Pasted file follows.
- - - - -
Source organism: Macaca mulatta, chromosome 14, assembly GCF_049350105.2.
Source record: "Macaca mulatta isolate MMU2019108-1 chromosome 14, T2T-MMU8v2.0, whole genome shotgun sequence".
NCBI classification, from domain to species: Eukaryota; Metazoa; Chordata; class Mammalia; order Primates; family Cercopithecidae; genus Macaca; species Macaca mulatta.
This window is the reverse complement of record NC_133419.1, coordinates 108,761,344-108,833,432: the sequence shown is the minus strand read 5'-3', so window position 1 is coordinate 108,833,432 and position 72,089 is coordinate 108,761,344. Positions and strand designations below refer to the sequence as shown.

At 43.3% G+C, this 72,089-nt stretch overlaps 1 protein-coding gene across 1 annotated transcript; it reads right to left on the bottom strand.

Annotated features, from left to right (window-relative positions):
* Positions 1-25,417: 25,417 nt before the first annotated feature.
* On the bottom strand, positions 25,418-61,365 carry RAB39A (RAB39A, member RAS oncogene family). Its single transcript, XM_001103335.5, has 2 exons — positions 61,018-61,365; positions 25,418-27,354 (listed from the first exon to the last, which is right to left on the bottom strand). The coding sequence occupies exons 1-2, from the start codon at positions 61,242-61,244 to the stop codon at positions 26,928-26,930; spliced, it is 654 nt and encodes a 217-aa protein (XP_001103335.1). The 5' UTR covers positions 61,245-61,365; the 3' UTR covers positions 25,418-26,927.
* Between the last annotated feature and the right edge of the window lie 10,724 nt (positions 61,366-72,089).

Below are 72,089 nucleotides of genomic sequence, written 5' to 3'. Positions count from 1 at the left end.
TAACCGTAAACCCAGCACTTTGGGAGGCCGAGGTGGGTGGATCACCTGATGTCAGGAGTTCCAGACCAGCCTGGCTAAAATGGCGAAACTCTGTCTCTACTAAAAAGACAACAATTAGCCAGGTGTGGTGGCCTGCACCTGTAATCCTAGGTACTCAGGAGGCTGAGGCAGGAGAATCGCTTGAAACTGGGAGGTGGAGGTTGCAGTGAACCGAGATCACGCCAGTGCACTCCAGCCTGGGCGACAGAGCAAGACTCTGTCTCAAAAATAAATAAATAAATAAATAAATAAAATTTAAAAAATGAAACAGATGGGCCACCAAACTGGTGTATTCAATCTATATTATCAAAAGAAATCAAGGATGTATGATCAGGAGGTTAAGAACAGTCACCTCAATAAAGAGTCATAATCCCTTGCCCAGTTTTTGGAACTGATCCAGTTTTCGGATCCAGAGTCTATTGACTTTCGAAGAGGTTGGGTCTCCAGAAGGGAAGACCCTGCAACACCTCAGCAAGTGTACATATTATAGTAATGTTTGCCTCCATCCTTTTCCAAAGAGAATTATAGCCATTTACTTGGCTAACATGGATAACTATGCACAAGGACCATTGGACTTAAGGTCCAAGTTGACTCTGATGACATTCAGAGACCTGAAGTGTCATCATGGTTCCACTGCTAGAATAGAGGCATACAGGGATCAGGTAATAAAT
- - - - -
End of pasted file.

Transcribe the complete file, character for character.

Source organism: Macaca mulatta, chromosome 14, assembly GCF_049350105.2.
Source record: "Macaca mulatta isolate MMU2019108-1 chromosome 14, T2T-MMU8v2.0, whole genome shotgun sequence".
NCBI classification, from domain to species: Eukaryota; Metazoa; Chordata; class Mammalia; order Primates; family Cercopithecidae; genus Macaca; species Macaca mulatta.
This window is the reverse complement of record NC_133419.1, coordinates 108,761,344-108,833,432: the sequence shown is the minus strand read 5'-3', so window position 1 is coordinate 108,833,432 and position 72,089 is coordinate 108,761,344. Positions and strand designations below refer to the sequence as shown.

At 43.3% G+C, this 72,089-nt stretch overlaps 1 protein-coding gene across 1 annotated transcript; it reads right to left on the bottom strand.

Annotated features, from left to right (window-relative positions):
* Positions 1-25,417: 25,417 nt before the first annotated feature.
* On the bottom strand, positions 25,418-61,365 carry RAB39A (RAB39A, member RAS oncogene family). Its single transcript, XM_001103335.5, has 2 exons — positions 61,018-61,365; positions 25,418-27,354 (listed from the first exon to the last, which is right to left on the bottom strand). The coding sequence occupies exons 1-2, from the start codon at positions 61,242-61,244 to the stop codon at positions 26,928-26,930; spliced, it is 654 nt and encodes a 217-aa protein (XP_001103335.1). The 5' UTR covers positions 61,245-61,365; the 3' UTR covers positions 25,418-26,927.
* Between the last annotated feature and the right edge of the window lie 10,724 nt (positions 61,366-72,089).

Below are 72,089 nucleotides of genomic sequence, written 5' to 3'. Positions count from 1 at the left end.
TAACCGTAAACCCAGCACTTTGGGAGGCCGAGGTGGGTGGATCACCTGATGTCAGGAGTTCCAGACCAGCCTGGCTAAAATGGCGAAACTCTGTCTCTACTAAAAAGACAACAATTAGCCAGGTGTGGTGGCCTGCACCTGTAATCCTAGGTACTCAGGAGGCTGAGGCAGGAGAATCGCTTGAAACTGGGAGGTGGAGGTTGCAGTGAACCGAGATCACGCCAGTGCACTCCAGCCTGGGCGACAGAGCAAGACTCTGTCTCAAAAATAAATAAATAAATAAATAAATAAAATTTAAAAAATGAAACAGATGGGCCACCAAACTGGTGTATTCAATCTATATTATCAAAAGAAATCAAGGATGTATGATCAGGAGGTTAAGAACAGTCACCTCAATAAAGAGTCATAATCCCTTGCCCAGTTTTTGGAACTGATCCAGTTTTCGGATCCAGAGTCTATTGACTTTCGAAGAGGTTGGGTCTCCAGAAGGGAAGACCCTGCAACACCTCAGCAAGTGTACATATTATAGTAATGTTTGCCTCCATCCTTTTCCAAAGAGAATTATAGCCATTTACTTGGCTAACATGGATAACTATGCACAAGGACCATTGGACTTAAGGTCCAAGTTGACTCTGATGACATTCAGAGACCTGAAGTGTCATCATGGTTCCACTGCTAGAATAGAGGCATACAGGGATCAGGTAATAAAT